We are focusing that effort on COVE, the Center for Ocean Ventures and Entrepreneurship, IORE is now creating COVE which is ‘brick and mortar,’ it’s a center, it’s a tech partner for the oceans with many of the things you might expect: an incubator for startups; shared workshops, space for researchers to interact. Most importantly it is not xenophobic. The point is to not make this a local club for Halifax or Nova Scotia or even Canada, but literally to fling the doors open and encourage interplay for folks anywhere. So we literally have carved out a physical chunk with open desk areas, so if someone from Baltimore, for example, wants to come up here and explore the market in Atlantic Canada because there are lots of markets evolving, come up here and spend two weeks. The only thing we ask: if you have brick and mortar in your facility, we would like a reciprocal arrangement. So the ‘visiting membership’ aspect has been baked in from the start. 
 
This has been formalized with a (December 2016 signed) MOU with the University of Massachusetts Dartmouth. UMass Dartmouth has the CIE, Center for Innovation and Entrepreneurship, which is a tech center and incubator owned and run by UMass Dartmouth. It was not designed to be explicitly ocean technology, but guess what … it’s mostly ocean technology because it is southeast Massachusetts, and that’s what they do there. What we are trying to do now is put meat on the bones of the MOU, which will include:
  • Exchange of Students: Not necessarily to take a course, but maybe to work a company internship.
  • Exchange of Market Opportunities: If an RFP come out up here, we will flag it to our friends at CIE and they will do the same for us. We can’t stipulate which opportunities are open to American nor can they tell us what is available to Canadians, but we at least will cross-inform each other.
  • We’re (eventually) going to try to do Cross-Border Funded R&D Grants.
  • Shared Facilities. At first we need awareness, meaning an inventory of equipment in each facility. This is an attempt to get better utilization out of the gear. All of these facilities tend to have really interesting one-of-a-kind facilities. In the case of UMass Dartmouth, they have a Scanning Electron Microscope and in our case we have some unique tanks; they are really wonderful capital assets but they tend to get under-utilized.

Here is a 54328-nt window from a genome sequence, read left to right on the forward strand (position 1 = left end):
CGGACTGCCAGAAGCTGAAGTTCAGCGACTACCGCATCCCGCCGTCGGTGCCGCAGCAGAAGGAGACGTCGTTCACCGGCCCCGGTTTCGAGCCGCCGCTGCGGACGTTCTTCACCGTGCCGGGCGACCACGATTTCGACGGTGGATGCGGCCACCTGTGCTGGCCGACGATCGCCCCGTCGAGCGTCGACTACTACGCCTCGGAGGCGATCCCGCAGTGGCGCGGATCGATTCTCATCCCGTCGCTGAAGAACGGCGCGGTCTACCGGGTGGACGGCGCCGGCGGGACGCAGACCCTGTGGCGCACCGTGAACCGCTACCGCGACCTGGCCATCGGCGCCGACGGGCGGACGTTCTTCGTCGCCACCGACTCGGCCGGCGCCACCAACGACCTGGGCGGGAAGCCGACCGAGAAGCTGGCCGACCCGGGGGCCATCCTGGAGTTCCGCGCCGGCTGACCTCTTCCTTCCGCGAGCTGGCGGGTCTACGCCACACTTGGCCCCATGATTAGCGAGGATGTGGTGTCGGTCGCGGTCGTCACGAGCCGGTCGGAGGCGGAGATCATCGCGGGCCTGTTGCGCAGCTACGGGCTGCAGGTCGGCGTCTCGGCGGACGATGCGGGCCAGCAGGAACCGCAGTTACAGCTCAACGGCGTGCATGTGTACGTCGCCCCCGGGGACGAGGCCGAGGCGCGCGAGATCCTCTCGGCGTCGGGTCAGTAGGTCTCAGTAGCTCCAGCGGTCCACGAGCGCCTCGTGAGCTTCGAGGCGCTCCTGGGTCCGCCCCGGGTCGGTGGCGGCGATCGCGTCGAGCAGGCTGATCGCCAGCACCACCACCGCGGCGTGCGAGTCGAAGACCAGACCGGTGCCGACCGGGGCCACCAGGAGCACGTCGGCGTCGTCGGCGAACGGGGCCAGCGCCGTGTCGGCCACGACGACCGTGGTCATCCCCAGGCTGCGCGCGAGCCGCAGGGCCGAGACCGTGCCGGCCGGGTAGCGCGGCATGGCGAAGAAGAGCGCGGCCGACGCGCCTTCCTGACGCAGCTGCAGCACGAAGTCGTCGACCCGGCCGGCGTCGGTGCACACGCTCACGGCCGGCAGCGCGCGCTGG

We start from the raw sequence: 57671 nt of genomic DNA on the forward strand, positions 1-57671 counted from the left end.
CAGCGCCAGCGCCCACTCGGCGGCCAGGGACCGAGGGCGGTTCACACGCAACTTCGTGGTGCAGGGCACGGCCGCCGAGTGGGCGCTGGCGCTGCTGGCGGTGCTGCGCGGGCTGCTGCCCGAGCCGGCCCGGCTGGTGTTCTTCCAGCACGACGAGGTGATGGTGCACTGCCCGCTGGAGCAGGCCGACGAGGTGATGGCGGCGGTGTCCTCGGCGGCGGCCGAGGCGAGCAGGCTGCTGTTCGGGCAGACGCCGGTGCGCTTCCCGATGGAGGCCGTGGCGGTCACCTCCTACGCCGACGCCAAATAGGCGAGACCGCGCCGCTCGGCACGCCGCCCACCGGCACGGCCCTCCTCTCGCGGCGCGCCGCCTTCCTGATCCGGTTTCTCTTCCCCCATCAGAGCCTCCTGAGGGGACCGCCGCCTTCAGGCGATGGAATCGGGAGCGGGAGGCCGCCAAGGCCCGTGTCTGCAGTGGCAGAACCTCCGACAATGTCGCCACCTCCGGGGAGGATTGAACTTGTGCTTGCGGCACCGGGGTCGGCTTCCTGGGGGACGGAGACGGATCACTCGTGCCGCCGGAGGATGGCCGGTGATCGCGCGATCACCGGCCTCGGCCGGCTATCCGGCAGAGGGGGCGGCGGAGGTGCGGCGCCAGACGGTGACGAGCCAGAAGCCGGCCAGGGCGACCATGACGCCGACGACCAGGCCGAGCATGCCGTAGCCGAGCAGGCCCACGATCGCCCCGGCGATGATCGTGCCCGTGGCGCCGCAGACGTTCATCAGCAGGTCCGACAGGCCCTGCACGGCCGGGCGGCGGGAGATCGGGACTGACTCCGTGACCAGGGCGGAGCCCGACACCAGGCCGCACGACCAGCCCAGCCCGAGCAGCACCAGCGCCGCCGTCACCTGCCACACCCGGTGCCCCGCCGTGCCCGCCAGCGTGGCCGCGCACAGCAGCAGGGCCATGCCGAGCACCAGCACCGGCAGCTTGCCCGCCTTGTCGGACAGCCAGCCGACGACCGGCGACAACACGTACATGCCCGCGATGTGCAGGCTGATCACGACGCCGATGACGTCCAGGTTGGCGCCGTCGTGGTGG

When you look at the Ocean Business today, where – by region or market sector – do you see opportunity, and why?
I think it’s food. (Considering that both the defense and oil and gas markets are already more mature in this sense, and perhaps not the best candidates for disruptive technologies). There are also huge opportunities in marine renewable energy; this is high velocity growth but it’s starting from nothing, so it’s not that big yet. But if you look at food from the ocean. I think disruptive opportunities around the use of science and technology in food extraction presents a big opportunity. The challenge is that more of the world’s population is going to be reliant on protein from the sea; the carbon footprint is lower than it would be for livestock; on the other hand the level of CO2 emitted per pound of fish caught is not so good, because we are essentially hunter gatherers when it comes to fish for the most part. I think here there are huge opportunities for technology insertion, science insertion and productivity gains in this sector. Another I’m looking at with curiosity and wonder is marine tourism. Market and data analytics in that sector is ripe for growth, but I’m really not sure where that one is going yet.
 
What do you count as your biggest challenge to extending the scope and influence of this sector – growing the business if you will – and what specifically is IORE’s strategy to meet this challenge?
Alignment and coherence are the two words that come to mind. In Atlantic Canada the political engine has woken up and said, “This is a big deal; we can work with this.” There’s a lot of attention on the sector now, which is great, but it simply needs to be aligned and coalesced.
 

Jim-Hanlon, CEO, Institute for Ocean Research Enterprise
Hanlon is a 30-year veteran of the Canadian tech industry, having worked in design, marketing and management for companies in Atlantic Canada, Ontario and New England. His career has spanned the aerospace and defence sectors as well as the marine environmental monitoring field. Over the years, Jim has worked in senior management positions with several large publicly traded multinationals. He has also sampled the waters of the entrepreneurial well as an owner in two separate high tech companies that have successfully grown and been purchased by multinationals.
 
Until February of 2012, Hanlon was the President of Ultra Electronics Maritime Systems in Halifax, NS. He and his partners sold their company to Ultra Electronics Inc. in May of 2008. Ultra Electronics Maritime Systems is one of the oldest continuously operating electronics design and manufacturing operations in Canada and the largest electronics product design company in Atlantic Canada.
 
Hanlon’s personal passion is innovation and its impact on the competitiveness of Canadian industry. Jim is a proud alumnus of the Nova Scotia Technical College (now Dalhousie University Faculty of Engineering) with a degree in electrical engineering. He also has an MBA in marketing from Saint Mary’s University in Halifax and is a registered professional engineer in Nova Scotia.
 
 
(As published in the January/February 2017 edition of Marine Technology Reporter)